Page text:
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Introduction: Migration

Migation is inextricable from missiology because mission is rooted in the sending of the Son and the Spirit from the Father, a sending in which all Christian disciples are called to participate (Matt 28:19; Mark 16:15; Acts 1:8; John 20:21). This section of FULLER magazine develops a mission theology of migration following the Missiology Lectures held in October 2020 on “Migration, Transnationalism, and Faith in Missiological Perspective.”1 These seven articles represent several different fields used in missiological enquiry.

The first is biblical studies. The Bible tells the story of the migration of God’s people as they participate in God’s mission. Carly L. Crouch, David Allan Hubbard Professor of Old Testament, organized an earlier Fuller conference on migration in 2020, “The Bible on the Move.”2 In her article, she shows how Jeremiah and Ezekiel were already theologizing about migration 3,000 years ago as they reflected on the mass displacement of the people of Judah from their homeland.

Second, because it was the practice of Jesus, integral to mission is working for justice and peace. Lisseth Rojas-Flores, associate professor of clinical psychology at Fuller, details the current situation of Latinos seeking sanctuary in the US. Citing the scriptural demand for compassion, she calls for more humane policies toward immigrants and their children. Alexia Salvatierra, assistant professor of mission and global transformation and co-organizer of the 2020 Missiology Lectures, holds up a theology of grace which challenges “the territorial impulse” that hinders people from helping migrants.

From a world Christianity point of view, from Acts 2:5–11 onward, migration is the study of diasporas and transnationality. Daniel D. Lee, academic dean of Fuller’s Center for Asian American Theology and Ministry, argues that, given the particularity of the incarnation, shaping identity is a necessary starting point for theology. Matthew Krabill, editor of the journal Evangelical Interfaith Dialogue, notes how the plurality of immigrant Christianity in the US is disruptive to its settled patterns of church life, and calls for the “otherness” of immigrant churches to be respected.

Considering world mission, Martin Munyao from Daystar University in Nairobi, Kenya, who was a Global Research Institute fellow at Fuller last year, urges local churches to think about how the pandemic’s increasing restrictions on mobility will help and hinder international mission work. Lastly, my own contribution points to the possible one-sidedness of the theology of hospitality towards migrants and complements it with a mission theology of migration.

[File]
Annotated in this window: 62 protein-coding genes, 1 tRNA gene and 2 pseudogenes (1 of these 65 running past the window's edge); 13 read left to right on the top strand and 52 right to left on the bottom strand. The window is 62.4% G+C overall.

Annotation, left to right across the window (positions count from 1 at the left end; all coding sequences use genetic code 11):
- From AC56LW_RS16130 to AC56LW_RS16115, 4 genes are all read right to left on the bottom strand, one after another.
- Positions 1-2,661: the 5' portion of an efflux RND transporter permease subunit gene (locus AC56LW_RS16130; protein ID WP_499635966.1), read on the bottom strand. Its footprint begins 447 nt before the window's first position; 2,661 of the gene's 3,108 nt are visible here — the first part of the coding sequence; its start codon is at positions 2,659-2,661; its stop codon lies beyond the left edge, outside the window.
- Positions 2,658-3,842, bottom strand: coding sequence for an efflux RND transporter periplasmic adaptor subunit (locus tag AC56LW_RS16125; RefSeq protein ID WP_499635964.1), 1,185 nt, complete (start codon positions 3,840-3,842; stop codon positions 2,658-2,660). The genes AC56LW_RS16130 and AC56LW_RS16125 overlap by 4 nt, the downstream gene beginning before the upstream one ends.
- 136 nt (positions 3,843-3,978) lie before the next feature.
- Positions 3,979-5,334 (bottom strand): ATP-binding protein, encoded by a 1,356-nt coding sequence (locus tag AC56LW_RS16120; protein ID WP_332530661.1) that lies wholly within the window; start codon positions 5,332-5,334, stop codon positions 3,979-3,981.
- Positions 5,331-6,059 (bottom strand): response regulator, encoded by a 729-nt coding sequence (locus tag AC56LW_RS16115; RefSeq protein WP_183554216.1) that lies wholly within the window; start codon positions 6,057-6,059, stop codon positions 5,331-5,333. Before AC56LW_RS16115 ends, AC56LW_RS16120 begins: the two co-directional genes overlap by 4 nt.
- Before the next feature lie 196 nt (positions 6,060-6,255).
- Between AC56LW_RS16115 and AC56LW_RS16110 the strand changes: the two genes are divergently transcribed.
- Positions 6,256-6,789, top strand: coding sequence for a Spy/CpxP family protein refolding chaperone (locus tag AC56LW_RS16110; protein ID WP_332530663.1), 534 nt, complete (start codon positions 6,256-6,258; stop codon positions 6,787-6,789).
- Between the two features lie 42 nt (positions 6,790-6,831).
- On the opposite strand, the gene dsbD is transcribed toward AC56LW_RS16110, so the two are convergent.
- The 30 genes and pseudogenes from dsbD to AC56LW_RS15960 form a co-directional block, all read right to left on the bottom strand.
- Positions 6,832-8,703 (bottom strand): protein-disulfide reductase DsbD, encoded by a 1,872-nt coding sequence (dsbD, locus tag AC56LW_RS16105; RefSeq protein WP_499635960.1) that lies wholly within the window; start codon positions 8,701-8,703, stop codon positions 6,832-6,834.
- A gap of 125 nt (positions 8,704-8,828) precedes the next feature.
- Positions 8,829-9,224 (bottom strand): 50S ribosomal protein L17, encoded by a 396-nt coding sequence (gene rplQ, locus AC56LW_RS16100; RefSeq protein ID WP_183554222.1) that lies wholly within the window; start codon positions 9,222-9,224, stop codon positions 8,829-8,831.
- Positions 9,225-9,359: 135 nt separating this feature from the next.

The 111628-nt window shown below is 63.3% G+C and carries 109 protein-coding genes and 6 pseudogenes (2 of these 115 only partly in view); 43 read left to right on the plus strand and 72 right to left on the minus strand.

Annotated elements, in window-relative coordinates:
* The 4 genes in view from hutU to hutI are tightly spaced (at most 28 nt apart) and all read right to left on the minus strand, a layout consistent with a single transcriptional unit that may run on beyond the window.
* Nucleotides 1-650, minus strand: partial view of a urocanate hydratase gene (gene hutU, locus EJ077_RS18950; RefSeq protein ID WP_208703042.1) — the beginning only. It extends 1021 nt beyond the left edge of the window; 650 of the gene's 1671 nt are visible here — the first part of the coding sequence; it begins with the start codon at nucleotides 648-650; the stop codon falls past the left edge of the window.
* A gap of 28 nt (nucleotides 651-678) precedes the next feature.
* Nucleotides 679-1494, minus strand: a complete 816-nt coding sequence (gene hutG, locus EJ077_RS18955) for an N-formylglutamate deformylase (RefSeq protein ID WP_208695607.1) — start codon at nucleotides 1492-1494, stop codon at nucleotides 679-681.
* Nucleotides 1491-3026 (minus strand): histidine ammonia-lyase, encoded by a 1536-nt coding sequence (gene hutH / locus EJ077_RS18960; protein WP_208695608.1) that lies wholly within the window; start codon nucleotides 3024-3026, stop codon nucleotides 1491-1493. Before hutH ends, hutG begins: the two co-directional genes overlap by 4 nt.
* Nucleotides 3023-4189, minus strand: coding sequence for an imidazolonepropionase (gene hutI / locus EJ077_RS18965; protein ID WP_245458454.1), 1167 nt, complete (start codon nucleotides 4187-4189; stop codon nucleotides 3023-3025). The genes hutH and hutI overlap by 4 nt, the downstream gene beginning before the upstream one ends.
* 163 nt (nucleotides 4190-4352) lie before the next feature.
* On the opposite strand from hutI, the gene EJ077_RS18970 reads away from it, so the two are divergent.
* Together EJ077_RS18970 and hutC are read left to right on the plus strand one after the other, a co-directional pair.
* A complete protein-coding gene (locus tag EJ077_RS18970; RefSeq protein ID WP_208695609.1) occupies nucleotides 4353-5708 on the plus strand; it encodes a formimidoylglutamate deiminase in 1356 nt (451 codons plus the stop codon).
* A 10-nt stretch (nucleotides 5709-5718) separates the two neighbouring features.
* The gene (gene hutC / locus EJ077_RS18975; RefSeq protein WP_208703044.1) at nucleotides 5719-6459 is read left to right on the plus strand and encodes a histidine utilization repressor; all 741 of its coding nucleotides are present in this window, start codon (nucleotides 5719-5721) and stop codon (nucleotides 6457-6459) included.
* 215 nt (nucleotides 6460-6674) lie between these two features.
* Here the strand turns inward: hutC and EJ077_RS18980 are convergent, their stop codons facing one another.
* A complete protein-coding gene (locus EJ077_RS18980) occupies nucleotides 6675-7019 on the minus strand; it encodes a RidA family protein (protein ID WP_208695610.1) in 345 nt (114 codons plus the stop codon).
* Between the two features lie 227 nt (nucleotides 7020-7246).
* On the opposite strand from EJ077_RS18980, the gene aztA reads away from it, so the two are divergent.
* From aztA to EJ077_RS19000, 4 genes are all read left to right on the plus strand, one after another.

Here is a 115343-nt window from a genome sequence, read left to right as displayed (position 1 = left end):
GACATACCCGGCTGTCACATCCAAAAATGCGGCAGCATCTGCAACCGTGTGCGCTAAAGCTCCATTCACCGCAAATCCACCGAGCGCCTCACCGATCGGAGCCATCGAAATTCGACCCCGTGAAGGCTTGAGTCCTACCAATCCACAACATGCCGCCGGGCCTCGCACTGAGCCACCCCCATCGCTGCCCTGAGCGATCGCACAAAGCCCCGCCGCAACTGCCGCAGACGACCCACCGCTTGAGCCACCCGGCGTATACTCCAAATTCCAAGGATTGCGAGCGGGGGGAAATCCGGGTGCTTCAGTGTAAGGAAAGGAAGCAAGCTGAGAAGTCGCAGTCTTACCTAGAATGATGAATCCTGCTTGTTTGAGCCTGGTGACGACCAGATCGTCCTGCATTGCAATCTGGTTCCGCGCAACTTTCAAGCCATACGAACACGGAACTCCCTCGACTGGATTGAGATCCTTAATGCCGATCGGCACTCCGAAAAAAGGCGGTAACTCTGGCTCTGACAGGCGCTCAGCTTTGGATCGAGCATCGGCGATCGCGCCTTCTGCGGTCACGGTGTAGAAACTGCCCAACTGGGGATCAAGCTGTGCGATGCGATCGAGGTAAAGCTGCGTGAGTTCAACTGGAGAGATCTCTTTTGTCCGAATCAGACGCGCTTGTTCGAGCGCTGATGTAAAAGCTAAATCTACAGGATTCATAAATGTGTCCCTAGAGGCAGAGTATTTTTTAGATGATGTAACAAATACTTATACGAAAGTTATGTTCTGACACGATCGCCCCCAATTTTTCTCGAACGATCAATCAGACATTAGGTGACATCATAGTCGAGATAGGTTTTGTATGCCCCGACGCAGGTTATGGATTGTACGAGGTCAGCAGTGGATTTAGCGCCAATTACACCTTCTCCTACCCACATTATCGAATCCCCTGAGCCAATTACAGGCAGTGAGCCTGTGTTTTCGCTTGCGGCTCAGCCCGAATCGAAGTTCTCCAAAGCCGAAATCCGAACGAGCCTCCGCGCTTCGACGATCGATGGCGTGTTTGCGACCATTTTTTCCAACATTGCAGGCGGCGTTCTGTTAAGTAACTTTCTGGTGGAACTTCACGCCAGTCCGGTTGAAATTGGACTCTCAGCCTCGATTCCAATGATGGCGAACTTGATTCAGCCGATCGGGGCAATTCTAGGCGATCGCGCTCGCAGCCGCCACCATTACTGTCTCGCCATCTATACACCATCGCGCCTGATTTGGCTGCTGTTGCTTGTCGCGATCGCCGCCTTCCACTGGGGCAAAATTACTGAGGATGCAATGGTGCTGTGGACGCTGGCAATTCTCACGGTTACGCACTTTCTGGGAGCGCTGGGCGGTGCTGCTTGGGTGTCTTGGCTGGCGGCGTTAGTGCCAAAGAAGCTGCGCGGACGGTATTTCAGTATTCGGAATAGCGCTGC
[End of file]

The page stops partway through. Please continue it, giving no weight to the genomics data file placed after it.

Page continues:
Written By

Kirsteen Kim, Paul E. Pierson Chair in World Christianity and Associate Dean for the Center for Missiological Research

Migation is inextricable from missiology because mission is rooted in the sending of the Son and the Spirit from the Father, a sending in which all Christian disciples are called to participate (Matt 28:19; Mark 16:15; Acts 1:8; John 20:21). This section of FULLER magazine develops a mission theology of migration following the Missiology Lectures held in October 2020 on “Migration, Transnationalism, and Faith in Missiological Perspective.”1 These seven articles represent several different fields used in missiological enquiry.

The first is biblical studies. The Bible tells the story of the migration of God’s people as they participate in God’s mission. Carly L. Crouch, David Allan Hubbard Professor of Old Testament, organized an earlier Fuller conference on migration in 2020, “The Bible on the Move.”2 In her article, she shows how Jeremiah and Ezekiel were already theologizing about migration 3,000 years ago as they reflected on the mass displacement of the people of Judah from their homeland.

Second, because it was the practice of Jesus, integral to mission is working for justice and peace. Lisseth Rojas-Flores, associate professor of clinical psychology at Fuller, details the current situation of Latinos seeking sanctuary in the US. Citing the scriptural demand for compassion, she calls for more humane policies toward immigrants and their children. Alexia Salvatierra, assistant professor of mission and global transformation and co-organizer of the 2020 Missiology Lectures, holds up a theology of grace which challenges “the territorial impulse” that hinders people from helping migrants.

From a world Christianity point of view, from Acts 2:5–11 onward, migration is the study of diasporas and transnationality. Daniel D. Lee, academic dean of Fuller’s Center for Asian American Theology and Ministry, argues that, given the particularity of the incarnation, shaping identity is a necessary starting point for theology. Matthew Krabill, editor of the journal Evangelical Interfaith Dialogue, notes how the plurality of immigrant Christianity in the US is disruptive to its settled patterns of church life, and calls for the “otherness” of immigrant churches to be respected.

Considering world mission, Martin Munyao from Daystar University in Nairobi, Kenya, who was a Global Research Institute fellow at Fuller last year, urges local churches to think about how the pandemic’s increasing restrictions on mobility will help and hinder international mission work. Lastly, my own contribution points to the possible one-sidedness of the theology of hospitality towards migrants and complements it with a mission theology of migration.

Kirsteen Kim

Kirsteen Kim, Paul E. Pierson Chair in World Christianity and Associate Dean for the Center for Missiological Research

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Fuller Magazine

Carly Crouch, David Allan Hubbard Professor of Old Testament, examines how displacement in the books of Jeremiah and Ezekiel shapes our theology of God’s relationship to God’s people